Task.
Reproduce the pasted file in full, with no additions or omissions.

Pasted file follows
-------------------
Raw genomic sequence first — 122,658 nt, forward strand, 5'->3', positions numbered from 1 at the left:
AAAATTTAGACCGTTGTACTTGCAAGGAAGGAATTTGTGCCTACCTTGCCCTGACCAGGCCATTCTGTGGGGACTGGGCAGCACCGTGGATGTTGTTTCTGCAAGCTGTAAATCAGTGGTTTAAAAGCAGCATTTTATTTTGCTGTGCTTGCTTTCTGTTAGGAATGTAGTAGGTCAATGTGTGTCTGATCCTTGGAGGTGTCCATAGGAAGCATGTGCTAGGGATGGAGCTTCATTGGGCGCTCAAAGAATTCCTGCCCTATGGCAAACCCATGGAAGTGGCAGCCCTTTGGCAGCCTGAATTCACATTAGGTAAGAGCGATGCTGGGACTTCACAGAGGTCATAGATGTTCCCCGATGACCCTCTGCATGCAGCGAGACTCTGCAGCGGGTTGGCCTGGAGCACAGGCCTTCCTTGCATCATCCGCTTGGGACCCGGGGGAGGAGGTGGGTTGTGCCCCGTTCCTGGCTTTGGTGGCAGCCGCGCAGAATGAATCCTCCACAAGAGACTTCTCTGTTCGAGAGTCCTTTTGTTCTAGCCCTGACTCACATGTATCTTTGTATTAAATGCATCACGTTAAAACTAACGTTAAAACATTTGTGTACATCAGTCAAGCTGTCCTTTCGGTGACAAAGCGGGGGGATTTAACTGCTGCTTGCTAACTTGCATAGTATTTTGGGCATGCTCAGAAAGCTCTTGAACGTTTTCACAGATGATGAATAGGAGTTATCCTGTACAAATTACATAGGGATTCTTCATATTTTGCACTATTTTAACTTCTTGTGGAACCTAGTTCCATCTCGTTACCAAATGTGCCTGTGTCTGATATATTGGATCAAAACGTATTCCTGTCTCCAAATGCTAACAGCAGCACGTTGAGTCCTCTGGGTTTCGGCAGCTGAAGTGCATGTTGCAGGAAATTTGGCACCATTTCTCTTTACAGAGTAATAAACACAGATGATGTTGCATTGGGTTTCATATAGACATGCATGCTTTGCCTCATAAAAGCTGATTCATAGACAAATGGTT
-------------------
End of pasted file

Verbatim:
Raw genomic sequence first — 122,658 nt, forward strand, 5'->3', positions numbered from 1 at the left:
AAAATTTAGACCGTTGTACTTGCAAGGAAGGAATTTGTGCCTACCTTGCCCTGACCAGGCCATTCTGTGGGGACTGGGCAGCACCGTGGATGTTGTTTCTGCAAGCTGTAAATCAGTGGTTTAAAAGCAGCATTTTATTTTGCTGTGCTTGCTTTCTGTTAGGAATGTAGTAGGTCAATGTGTGTCTGATCCTTGGAGGTGTCCATAGGAAGCATGTGCTAGGGATGGAGCTTCATTGGGCGCTCAAAGAATTCCTGCCCTATGGCAAACCCATGGAAGTGGCAGCCCTTTGGCAGCCTGAATTCACATTAGGTAAGAGCGATGCTGGGACTTCACAGAGGTCATAGATGTTCCCCGATGACCCTCTGCATGCAGCGAGACTCTGCAGCGGGTTGGCCTGGAGCACAGGCCTTCCTTGCATCATCCGCTTGGGACCCGGGGGAGGAGGTGGGTTGTGCCCCGTTCCTGGCTTTGGTGGCAGCCGCGCAGAATGAATCCTCCACAAGAGACTTCTCTGTTCGAGAGTCCTTTTGTTCTAGCCCTGACTCACATGTATCTTTGTATTAAATGCATCACGTTAAAACTAACGTTAAAACATTTGTGTACATCAGTCAAGCTGTCCTTTCGGTGACAAAGCGGGGGGATTTAACTGCTGCTTGCTAACTTGCATAGTATTTTGGGCATGCTCAGAAAGCTCTTGAACGTTTTCACAGATGATGAATAGGAGTTATCCTGTACAAATTACATAGGGATTCTTCATATTTTGCACTATTTTAACTTCTTGTGGAACCTAGTTCCATCTCGTTACCAAATGTGCCTGTGTCTGATATATTGGATCAAAACGTATTCCTGTCTCCAAATGCTAACAGCAGCACGTTGAGTCCTCTGGGTTTCGGCAGCTGAAGTGCATGTTGCAGGAAATTTGGCACCATTTCTCTTTACAGAGTAATAAACACAGATGATGTTGCATTGGGTTTCATATAGACATGCATGCTTTGCCTCATAAAAGCTGATTCATAGACAAATGGTT